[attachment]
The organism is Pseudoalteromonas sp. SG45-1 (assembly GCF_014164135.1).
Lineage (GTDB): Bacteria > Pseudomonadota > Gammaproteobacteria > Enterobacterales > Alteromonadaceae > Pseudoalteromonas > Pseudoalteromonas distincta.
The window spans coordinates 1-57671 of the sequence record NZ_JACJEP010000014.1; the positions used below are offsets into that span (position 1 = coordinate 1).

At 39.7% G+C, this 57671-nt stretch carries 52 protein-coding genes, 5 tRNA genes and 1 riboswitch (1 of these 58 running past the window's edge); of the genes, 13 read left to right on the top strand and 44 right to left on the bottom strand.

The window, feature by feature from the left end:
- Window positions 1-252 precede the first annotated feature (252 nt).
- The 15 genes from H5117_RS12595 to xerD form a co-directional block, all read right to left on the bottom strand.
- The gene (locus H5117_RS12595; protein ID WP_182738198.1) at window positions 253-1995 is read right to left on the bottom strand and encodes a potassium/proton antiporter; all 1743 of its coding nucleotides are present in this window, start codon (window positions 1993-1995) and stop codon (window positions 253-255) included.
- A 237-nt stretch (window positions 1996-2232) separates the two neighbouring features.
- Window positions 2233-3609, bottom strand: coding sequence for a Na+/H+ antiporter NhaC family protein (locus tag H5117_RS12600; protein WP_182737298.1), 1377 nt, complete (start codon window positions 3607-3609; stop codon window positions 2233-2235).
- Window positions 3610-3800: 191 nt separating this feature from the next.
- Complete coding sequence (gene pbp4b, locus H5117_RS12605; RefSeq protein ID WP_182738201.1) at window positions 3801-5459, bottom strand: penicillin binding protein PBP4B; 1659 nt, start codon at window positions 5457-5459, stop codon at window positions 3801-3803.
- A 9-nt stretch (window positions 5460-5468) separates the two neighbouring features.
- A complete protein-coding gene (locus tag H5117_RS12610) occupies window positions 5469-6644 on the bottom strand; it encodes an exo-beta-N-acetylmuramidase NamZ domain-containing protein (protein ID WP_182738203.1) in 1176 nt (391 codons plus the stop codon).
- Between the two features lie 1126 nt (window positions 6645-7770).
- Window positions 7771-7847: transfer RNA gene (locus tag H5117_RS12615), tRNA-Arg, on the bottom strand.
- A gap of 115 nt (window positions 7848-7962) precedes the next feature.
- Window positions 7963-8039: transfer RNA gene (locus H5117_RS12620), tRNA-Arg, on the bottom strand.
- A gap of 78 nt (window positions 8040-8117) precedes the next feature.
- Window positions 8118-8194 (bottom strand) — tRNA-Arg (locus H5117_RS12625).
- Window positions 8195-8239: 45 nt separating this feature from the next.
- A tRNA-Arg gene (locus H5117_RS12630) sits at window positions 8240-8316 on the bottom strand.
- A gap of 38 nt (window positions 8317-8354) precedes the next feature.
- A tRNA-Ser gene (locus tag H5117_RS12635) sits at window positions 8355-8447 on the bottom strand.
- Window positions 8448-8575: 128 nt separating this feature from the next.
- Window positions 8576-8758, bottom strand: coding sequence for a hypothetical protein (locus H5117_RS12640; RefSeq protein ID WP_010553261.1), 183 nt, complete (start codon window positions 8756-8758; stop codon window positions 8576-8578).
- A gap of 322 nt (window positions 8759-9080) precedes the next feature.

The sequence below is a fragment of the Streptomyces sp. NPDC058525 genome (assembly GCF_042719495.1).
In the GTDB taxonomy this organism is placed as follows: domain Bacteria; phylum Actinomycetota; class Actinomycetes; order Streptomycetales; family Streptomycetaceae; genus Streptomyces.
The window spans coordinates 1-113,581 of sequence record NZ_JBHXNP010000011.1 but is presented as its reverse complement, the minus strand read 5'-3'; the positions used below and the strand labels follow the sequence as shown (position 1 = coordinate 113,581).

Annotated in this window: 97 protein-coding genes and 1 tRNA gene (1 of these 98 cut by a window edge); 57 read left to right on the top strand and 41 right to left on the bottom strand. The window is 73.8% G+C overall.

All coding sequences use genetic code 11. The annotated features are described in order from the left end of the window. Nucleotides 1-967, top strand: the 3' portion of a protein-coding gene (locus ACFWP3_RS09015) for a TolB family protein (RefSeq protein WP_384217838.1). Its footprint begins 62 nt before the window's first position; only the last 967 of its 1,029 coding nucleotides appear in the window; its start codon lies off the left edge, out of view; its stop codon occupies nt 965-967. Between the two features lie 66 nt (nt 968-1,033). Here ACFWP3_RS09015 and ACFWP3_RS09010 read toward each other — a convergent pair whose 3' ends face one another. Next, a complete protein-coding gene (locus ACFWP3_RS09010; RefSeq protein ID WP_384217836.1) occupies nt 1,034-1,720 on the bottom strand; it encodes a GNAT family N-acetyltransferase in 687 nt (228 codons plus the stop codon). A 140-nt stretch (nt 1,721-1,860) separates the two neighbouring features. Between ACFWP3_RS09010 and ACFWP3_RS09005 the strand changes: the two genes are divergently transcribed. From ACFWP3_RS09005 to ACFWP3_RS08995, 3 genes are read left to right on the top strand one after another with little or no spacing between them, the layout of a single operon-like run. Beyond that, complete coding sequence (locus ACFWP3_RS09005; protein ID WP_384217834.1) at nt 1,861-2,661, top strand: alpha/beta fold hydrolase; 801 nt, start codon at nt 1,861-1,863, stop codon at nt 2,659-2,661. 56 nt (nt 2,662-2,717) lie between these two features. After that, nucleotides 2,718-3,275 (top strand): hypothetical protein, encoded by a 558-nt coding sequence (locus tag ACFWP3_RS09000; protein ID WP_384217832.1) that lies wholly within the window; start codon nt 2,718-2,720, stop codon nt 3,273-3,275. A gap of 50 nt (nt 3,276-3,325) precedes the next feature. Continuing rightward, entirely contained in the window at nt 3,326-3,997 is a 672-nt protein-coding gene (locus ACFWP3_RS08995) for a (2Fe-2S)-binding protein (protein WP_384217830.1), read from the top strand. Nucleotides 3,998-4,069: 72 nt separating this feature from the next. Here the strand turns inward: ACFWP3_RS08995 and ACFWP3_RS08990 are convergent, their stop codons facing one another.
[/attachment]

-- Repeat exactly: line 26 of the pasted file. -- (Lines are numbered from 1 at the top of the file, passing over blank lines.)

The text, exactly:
- Window positions 8576-8758, bottom strand: coding sequence for a hypothetical protein (locus H5117_RS12640; RefSeq protein ID WP_010553261.1), 183 nt, complete (start codon window positions 8756-8758; stop codon window positions 8576-8578).